Friday, June 10, 2011

Stuff I Like: StoryCorps

I would love to work for this organization one day.

(From their "About Us" page):
StoryCorps is an independent nonprofit whose mission is to provide Americans of all backgrounds and beliefs with the opportunity to record, share, and preserve the stories of our lives. Since 2003, StoryCorps has collected and archived more than 30,000 interviews from more than 60,000 participants. Each conversation is recorded on a free CD to share, and is preserved at the American Folklife Center at the Library of Congress. StoryCorps is one of the largest oral history projects of its kind, and millions listen to our weekly broadcasts on NPR’s Morning Edition and on our Listen pages.
We do this to remind one another of our shared humanity, strengthen and build the connections between people, teach the value of listening, and weave into the fabric of our culture the understanding that every life matters. At the same time, we will create an invaluable archive of American voices and wisdom for future generations.
In the coming years we will build StoryCorps into an enduring institution that will touch the lives of every American family.

Friday, June 3, 2011

How to Write a (Good) Romantic Comedy

As I write this, I'm currently watching How to Lose a Guy in 10 Days, which I remember being my favorite romantic comedy of my junior high days. I've been reading the script for When Harry Met Sally, and a couple days ago at Target, I bought The Holiday (another one of my favorites) on sale for $4.75.

Let's try to ignore the underlying implication of why there are so many rom-coms in my life lately, and instead focus on the fact that I am a firm believer in the fact that they can be divided into two separate genres: Smart Rom-Coms, and Dumb Rom-Coms. The Smart ones work because they don't just rely on the fact that girls want to be sucked into a story and led to believe that the male love interest is worthy of pining over. They have strong, witty writing and believable characters with real flaws. My favorite examples of the Smart Rom-Com include When Harry Met Sally, The Holiday, and The Awful Truth (not to be confused with the Katherine Heigl/Gerard Butler film The Ugly Truth...never saw it, don't plan to).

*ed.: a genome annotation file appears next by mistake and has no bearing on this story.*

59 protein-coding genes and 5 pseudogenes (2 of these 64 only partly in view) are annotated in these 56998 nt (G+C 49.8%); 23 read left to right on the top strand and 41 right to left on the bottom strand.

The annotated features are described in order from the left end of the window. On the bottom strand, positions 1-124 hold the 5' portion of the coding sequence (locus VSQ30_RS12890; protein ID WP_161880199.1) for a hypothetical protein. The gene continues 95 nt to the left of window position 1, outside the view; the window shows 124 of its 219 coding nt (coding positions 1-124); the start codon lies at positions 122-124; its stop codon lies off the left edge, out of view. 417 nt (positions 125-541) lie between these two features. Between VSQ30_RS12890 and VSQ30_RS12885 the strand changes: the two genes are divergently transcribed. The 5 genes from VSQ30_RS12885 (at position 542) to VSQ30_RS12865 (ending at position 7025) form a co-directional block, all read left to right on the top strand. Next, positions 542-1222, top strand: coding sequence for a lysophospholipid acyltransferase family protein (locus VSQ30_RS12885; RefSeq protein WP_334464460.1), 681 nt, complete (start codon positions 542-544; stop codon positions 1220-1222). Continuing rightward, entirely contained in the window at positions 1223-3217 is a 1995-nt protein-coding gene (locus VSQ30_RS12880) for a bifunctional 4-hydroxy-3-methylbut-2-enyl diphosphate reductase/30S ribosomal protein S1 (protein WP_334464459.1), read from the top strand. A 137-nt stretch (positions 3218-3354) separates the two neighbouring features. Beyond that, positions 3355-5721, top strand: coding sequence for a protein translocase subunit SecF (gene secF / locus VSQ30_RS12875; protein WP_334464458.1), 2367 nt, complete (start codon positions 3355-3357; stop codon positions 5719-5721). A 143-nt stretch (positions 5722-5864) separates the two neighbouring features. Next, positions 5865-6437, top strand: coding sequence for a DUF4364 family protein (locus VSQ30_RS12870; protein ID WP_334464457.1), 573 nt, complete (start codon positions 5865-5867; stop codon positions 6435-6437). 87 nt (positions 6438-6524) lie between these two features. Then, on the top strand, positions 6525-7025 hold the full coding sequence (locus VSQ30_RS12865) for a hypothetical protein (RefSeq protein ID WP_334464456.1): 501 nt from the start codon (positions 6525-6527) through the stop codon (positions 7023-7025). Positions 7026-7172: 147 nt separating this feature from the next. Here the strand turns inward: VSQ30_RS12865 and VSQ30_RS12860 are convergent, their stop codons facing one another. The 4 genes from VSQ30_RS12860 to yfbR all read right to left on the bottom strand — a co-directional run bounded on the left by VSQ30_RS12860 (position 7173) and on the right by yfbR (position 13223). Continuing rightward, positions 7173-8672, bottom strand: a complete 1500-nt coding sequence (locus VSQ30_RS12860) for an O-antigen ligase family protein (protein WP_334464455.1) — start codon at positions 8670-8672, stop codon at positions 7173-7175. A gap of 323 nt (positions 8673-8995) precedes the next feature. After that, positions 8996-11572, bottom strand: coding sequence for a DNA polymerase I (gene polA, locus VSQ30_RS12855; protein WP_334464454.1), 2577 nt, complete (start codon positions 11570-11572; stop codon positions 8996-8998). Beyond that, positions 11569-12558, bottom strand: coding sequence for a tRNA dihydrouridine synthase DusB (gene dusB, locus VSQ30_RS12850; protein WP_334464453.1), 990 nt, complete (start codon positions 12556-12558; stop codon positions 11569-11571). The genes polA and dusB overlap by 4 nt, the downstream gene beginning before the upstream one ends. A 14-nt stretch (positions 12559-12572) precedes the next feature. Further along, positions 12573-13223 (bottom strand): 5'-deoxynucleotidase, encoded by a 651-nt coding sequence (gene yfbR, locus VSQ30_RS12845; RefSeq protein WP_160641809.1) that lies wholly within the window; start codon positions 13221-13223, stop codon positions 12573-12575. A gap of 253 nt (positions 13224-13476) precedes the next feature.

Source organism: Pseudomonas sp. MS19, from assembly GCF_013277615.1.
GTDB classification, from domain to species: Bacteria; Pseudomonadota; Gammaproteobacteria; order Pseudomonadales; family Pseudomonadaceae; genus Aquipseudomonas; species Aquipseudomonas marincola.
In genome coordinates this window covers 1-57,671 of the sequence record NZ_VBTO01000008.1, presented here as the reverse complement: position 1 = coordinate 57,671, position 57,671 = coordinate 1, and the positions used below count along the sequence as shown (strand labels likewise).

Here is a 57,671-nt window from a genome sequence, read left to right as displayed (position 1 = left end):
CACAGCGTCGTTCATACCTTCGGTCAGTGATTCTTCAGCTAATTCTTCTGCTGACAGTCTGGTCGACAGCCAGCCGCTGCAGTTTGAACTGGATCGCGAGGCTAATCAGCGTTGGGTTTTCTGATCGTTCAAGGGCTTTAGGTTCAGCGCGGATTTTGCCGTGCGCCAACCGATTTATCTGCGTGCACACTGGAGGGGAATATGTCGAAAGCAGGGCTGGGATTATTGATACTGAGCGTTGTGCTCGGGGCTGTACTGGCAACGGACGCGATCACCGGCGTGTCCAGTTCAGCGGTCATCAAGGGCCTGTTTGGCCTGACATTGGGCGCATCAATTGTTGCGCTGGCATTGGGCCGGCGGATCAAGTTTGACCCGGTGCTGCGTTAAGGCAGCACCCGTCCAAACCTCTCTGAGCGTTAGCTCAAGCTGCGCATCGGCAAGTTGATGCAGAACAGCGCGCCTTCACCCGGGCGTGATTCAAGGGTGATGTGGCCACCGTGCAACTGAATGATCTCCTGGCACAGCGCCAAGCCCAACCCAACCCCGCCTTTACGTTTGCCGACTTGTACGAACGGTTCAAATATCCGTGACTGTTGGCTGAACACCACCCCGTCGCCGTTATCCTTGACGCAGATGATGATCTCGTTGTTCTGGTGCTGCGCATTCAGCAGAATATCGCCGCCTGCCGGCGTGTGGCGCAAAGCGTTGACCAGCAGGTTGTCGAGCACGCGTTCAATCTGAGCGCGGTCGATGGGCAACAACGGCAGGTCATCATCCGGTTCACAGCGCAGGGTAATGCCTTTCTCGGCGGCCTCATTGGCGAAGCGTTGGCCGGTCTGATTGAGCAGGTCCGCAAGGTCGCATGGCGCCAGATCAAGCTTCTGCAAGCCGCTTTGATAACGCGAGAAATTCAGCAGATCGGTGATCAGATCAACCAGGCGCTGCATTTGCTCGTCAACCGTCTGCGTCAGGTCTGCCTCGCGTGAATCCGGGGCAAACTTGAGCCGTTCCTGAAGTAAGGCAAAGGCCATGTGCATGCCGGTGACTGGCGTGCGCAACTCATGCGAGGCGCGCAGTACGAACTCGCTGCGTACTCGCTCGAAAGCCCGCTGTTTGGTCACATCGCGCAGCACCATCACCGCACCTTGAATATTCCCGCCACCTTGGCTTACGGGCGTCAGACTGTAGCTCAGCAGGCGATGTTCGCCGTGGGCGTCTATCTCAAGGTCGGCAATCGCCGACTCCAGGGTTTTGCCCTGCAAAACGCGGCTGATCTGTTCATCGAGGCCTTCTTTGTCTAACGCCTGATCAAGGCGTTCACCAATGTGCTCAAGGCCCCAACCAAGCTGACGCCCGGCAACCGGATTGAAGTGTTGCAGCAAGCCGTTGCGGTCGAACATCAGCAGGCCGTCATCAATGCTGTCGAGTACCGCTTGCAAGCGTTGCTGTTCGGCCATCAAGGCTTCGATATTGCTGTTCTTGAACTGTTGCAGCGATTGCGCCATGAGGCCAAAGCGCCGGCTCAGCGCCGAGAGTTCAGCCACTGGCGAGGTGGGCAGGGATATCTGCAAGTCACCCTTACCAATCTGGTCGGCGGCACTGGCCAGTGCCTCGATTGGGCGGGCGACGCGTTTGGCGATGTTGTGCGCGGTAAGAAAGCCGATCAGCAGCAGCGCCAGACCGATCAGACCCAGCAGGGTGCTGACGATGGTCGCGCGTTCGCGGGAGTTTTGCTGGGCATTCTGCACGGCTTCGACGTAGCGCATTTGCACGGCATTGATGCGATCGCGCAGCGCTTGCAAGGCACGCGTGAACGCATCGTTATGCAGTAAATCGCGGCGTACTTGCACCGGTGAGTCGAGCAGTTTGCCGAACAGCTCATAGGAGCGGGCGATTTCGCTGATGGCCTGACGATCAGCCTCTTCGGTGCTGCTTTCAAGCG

On the other side of the coin are Dumb Rom-Coms. They tend to recycle the incredibly generic formula of "Boy meets Girl, Boy deceives Girl and/or Girl deceives boy, someone finds out, Boy and girl are through, but after some time of healing they realize they belong together and ignore the previous deception." The End. There is also plenty of eye candy to distract from the fact that audiences have already seen this movie, just in a different setting and with different-looking characters. In my opinion, dumb Rom-Coms include She's All That, Someone Like You, and From Justin to Kelly. Also, I've never seen it, but I'm sure what they say about Gigli is true. These films are an insult to the audience's intelligence, expecting them to believe that the characters presented are realistic and likable when they are actually one-dimensional and usually pretty annoying.

So a note to anyone who is planning on writing a Romantic Comedy at any point in the future (including me)...write real characters. I want Billy Crystal, not Freddie Prinze Jr.